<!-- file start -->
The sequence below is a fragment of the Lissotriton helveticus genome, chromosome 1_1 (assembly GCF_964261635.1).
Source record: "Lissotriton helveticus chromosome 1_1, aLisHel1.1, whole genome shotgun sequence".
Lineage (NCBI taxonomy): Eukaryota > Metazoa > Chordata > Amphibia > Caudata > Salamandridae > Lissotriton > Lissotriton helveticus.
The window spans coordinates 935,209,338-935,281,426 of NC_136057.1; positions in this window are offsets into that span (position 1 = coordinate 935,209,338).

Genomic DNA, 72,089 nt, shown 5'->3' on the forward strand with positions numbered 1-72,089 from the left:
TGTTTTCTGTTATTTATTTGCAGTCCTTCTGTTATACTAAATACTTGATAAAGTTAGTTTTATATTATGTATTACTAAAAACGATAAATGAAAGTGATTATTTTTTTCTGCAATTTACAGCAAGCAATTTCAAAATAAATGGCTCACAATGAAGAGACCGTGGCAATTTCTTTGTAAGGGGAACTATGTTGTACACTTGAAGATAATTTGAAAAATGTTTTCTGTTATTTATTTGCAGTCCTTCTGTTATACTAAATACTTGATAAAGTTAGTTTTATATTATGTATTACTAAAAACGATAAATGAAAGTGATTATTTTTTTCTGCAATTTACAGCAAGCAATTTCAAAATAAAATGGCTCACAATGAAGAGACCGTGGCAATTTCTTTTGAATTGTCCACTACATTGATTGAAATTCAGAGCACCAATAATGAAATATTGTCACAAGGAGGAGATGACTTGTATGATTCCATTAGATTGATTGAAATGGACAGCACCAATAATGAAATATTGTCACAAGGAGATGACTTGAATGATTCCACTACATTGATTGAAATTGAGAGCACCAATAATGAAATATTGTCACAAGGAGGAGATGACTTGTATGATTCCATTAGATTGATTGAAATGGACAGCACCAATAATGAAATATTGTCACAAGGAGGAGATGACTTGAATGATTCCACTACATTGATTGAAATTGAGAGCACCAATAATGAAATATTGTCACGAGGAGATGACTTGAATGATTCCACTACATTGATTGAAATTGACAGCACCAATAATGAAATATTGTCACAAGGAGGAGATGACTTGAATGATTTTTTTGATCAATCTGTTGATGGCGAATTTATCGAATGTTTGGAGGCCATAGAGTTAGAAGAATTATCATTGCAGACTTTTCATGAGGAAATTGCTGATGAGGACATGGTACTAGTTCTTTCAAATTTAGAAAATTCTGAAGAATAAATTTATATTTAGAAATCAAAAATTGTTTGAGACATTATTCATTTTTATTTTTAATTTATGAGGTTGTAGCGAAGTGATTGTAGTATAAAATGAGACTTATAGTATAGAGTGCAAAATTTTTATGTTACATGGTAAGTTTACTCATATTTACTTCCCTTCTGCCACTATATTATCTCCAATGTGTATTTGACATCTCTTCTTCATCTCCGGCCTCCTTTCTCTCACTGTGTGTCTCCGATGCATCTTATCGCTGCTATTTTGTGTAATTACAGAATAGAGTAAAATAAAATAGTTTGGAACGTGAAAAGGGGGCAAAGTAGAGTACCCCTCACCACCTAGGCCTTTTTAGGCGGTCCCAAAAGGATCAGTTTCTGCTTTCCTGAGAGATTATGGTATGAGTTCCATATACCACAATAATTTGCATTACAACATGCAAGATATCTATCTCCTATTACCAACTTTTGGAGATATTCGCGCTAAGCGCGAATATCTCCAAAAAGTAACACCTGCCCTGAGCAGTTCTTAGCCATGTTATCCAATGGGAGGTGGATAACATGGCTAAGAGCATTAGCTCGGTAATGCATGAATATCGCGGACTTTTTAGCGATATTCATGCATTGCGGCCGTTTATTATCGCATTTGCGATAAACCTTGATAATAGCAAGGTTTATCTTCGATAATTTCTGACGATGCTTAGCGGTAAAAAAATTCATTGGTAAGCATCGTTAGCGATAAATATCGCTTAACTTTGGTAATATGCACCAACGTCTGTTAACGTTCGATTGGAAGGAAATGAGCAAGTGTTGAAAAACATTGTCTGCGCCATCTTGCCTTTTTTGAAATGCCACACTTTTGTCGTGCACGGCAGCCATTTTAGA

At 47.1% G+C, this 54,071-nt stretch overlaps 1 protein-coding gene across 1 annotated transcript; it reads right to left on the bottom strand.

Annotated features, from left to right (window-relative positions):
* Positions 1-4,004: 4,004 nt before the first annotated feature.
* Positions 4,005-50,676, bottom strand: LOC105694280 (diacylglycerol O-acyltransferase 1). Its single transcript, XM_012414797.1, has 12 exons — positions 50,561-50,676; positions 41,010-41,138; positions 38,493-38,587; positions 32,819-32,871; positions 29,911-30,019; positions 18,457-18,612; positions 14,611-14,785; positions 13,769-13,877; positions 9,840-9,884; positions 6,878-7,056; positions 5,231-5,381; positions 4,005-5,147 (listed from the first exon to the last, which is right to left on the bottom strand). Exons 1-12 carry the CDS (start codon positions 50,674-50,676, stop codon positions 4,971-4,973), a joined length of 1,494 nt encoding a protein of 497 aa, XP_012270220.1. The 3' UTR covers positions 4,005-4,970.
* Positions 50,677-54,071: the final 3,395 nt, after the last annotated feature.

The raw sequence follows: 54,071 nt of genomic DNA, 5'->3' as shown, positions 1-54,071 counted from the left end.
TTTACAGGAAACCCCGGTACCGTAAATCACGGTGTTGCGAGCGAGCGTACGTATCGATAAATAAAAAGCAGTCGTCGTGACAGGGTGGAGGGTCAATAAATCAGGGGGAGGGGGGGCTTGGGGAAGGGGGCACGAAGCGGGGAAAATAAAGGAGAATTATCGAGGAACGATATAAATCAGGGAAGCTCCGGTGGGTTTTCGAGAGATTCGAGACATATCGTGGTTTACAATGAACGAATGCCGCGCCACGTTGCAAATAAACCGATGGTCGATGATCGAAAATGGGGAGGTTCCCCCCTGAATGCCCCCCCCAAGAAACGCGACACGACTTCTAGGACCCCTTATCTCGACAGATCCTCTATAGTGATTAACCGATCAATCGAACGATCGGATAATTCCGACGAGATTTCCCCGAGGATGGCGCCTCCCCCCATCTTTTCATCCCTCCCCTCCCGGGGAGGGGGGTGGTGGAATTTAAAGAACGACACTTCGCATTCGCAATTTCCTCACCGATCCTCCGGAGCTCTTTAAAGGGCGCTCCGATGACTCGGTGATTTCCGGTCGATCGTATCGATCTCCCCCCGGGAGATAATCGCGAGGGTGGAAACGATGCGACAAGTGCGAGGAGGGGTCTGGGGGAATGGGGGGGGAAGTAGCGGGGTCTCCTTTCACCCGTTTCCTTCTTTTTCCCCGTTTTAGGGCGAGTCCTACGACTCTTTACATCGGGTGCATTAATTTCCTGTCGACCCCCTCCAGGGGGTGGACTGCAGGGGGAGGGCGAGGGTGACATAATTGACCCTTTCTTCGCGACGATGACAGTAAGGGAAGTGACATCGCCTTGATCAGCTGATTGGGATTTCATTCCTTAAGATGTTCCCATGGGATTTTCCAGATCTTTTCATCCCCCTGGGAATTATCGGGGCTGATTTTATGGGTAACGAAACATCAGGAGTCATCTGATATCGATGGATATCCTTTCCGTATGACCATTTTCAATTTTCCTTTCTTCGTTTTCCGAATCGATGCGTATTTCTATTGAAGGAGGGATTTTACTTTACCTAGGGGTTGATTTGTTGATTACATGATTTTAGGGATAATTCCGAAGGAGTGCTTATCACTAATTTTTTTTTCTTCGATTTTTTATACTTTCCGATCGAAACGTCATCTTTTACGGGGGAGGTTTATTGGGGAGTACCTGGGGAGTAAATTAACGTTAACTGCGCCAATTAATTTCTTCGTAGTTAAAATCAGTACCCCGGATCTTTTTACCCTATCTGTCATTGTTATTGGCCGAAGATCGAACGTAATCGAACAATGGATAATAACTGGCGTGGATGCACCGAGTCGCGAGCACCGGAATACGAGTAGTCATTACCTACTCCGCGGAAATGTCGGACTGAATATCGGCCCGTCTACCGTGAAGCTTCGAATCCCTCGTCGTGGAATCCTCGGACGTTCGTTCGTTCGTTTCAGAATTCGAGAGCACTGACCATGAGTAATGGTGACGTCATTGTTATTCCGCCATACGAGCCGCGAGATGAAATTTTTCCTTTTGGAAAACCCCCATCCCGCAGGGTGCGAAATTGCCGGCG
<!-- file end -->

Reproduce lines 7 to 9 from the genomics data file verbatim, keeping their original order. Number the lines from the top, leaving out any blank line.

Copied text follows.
At 47.1% G+C, this 54,071-nt stretch overlaps 1 protein-coding gene across 1 annotated transcript; it reads right to left on the bottom strand.

Annotated features, from left to right (window-relative positions):
* Positions 1-4,004: 4,004 nt before the first annotated feature.